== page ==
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jess1992
Posted: Sunday, October 11, 2015 4:12 PM
Joined: 10/11/2015
Posts: 32


I have early onset dementia and have switched to a new medicine I was wondering if anyone noticed a difference in themselves or their loved one with a particular one?
Mimi S.
Posted: Sunday, October 11, 2015 4:33 PM
Joined: 11/29/2011
Posts: 6561


Hi Jess,
Many folks in Early Stage have commented that they felt an improvement in cognition after beginning Aricept.

Several of s feel that we have delayed he progression of our disease a great deal by our participation in Best Practices:

There are other things you can do to help slow down the course of this disease, including:


(1) Sticking as closely as you can to a Mediterranean diet (with wine and nuts), which has been shown to help prevent/delay the onset of AD, and also slow its progression. See:


Basically, it involves:

- High intake of vegetables, legumes, fruits, and cereals

- High intake of unsaturated fatty acids (mostly in the form of olive oil)

- Low intake of saturated fatty acids

- Moderately high intake of fish

- Low-to-moderate intake of dairy products (mostly cheese or yogurt)

- Low intake of meat and poultry

- A regular but moderate amount of ethanol, primarily in the form of wine and generally during meal.


To that, I would add eating a quarter cup of nuts every day -- quite a few studies have found they're very good for you.


Also, olive oil is very good for salad dressings etc, but not so much so for cooking especially at higher temps. Use canola oil for that, or a mix of the two. (I've seen plenty of products that contain olive and canola oils.)


Avoid hydrogenated fats and trans fats like the plague.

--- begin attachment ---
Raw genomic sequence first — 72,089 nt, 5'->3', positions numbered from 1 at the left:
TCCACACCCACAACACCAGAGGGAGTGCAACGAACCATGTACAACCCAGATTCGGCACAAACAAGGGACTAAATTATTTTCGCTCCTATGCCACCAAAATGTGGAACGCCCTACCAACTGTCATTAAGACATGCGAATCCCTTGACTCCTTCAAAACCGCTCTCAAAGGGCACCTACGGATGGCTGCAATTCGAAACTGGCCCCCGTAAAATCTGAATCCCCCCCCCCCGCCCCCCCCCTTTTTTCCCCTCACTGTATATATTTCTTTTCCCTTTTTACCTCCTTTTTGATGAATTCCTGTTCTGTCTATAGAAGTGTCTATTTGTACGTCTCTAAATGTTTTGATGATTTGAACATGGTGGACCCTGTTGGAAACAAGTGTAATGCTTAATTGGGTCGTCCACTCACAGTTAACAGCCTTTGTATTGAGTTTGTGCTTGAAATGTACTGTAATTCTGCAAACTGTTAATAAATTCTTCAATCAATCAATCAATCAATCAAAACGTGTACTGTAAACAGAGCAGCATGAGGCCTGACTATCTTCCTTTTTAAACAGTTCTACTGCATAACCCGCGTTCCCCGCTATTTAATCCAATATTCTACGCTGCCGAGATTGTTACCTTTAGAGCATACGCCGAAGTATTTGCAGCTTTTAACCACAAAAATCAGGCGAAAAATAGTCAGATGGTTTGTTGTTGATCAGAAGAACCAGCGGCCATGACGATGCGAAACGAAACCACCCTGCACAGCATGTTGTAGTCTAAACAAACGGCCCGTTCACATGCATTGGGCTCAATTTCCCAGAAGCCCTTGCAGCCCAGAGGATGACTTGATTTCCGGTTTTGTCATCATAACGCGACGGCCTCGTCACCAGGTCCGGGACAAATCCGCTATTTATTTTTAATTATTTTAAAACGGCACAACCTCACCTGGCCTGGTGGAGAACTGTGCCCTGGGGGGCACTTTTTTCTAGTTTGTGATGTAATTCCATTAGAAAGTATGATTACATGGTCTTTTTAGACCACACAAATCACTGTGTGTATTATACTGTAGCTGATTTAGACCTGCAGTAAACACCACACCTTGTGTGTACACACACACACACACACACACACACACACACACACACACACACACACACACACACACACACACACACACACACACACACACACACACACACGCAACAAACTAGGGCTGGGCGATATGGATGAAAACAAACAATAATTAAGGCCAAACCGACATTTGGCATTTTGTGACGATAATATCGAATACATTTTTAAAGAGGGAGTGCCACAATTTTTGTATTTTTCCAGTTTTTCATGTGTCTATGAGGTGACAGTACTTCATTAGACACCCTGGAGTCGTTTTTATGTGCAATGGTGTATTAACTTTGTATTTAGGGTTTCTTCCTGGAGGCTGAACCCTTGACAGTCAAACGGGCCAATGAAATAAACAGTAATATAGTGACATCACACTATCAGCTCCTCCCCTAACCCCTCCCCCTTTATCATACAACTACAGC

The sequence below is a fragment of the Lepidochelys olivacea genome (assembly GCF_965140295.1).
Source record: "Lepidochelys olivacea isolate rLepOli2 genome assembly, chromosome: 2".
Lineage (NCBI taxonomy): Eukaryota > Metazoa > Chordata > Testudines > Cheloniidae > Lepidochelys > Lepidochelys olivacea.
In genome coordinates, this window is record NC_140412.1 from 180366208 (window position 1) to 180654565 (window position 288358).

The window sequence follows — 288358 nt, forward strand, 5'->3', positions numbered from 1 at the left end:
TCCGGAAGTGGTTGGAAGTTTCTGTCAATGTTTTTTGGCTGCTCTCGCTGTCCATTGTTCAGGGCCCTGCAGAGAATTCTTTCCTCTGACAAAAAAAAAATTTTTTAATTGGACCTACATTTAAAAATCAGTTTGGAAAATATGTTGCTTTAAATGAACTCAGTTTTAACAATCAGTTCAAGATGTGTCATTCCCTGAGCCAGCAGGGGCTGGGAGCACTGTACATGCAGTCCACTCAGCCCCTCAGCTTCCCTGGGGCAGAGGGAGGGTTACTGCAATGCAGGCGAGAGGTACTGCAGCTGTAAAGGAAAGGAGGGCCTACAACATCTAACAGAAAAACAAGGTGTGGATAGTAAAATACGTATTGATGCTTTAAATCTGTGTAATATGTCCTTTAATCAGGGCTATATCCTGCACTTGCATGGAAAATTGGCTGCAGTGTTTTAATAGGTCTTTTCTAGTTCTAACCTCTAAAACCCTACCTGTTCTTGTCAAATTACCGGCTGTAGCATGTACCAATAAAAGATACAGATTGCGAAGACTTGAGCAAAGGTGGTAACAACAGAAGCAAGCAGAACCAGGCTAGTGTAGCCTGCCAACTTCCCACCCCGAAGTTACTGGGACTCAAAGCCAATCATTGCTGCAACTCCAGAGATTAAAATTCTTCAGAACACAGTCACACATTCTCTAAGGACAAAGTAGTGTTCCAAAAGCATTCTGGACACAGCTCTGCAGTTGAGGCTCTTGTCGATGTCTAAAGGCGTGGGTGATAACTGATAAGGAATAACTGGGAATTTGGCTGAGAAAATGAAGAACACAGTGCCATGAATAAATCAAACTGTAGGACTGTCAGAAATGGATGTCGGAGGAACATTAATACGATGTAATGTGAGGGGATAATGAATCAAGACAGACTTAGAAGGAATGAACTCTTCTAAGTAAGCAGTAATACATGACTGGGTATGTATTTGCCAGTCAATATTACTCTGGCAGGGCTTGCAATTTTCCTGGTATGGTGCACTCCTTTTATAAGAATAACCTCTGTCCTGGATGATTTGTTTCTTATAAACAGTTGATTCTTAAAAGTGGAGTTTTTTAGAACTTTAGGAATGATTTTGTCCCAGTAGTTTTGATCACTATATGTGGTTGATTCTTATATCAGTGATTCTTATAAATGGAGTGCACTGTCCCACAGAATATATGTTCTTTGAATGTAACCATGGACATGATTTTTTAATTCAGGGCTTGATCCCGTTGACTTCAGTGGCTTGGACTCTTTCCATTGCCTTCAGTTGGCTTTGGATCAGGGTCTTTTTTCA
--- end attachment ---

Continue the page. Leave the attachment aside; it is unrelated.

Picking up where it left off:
(2) Lots of physical exercise ... there is quite a bit of evidence it can help prevent/delay onset.


(3) Lots of exercise for the brain -- activities that involve learning something new. I've seen some reports that learning new things coupled with using a computer can be particularly helpful.


(4) Socialization, doing things with friends and family.


(5) Plenty of rest.


(6) NO SMOKING!!! and avoid air pollution as much as possible.


(7) Do whatever you can do to minimize stress.


I found a helpful: Living Your Best with Early Stage Alzheimer's by Lisa Snyder.


Also, your state may have an Early Stage Advisor. Call our help line 1-800-272-3900 and ask for the phone # and best time to call your local chapter.


Do tell us more about yourself.



jess1992
Posted: Sunday, October 11, 2015 5:02 PM
Joined: 10/11/2015
Posts: 32


I'm almost 42 I was just diagnosed I have traumatic brain Injury which has basically caused this I was taking aricept but had to switch to exelon patch
Mimi S.
Posted: Monday, October 12, 2015 10:02 AM
Joined: 11/29/2011
Posts: 6561


Jess, it's not uncommon to switch meds.
What are your thoughts of Best Practices?
What was the process of your diagnosis?

jess1992
Posted: Monday, October 12, 2015 1:22 PM
Joined: 10/11/2015
Posts: 32


Hi Mimi I try lots of things as far as diet I do need to get a little better can't have a lot of whine because I take phyciatric medicine I do sometimes . I color do word searches and read I have a journal though I need to write in it more . they think I've had the dementia for awhile but I had drs that weren't very good when I lived in idaho I got here to Washington after a very difficult time i Had a series of Tests in august eeg memory test MRI I almost drowned when I was 2 I have TBI basically my brain gave out
Mimi S.
Posted: Monday, October 12, 2015 6:45 PM
Joined: 11/29/2011
Posts: 6561


Jess, I have no idea if it will work. What is your level of ability to participate in strenuous activities? If you can, get as sirens as you can. Just keep at it daily and gradually increase physical activity.

Same for cognitive activities. That little used journal. Can you write in it every even number day. what you did and any feelings about anything you did. Even the level of activity will be a record to look back on after a month.

Same with changes to your diet. Go gradual.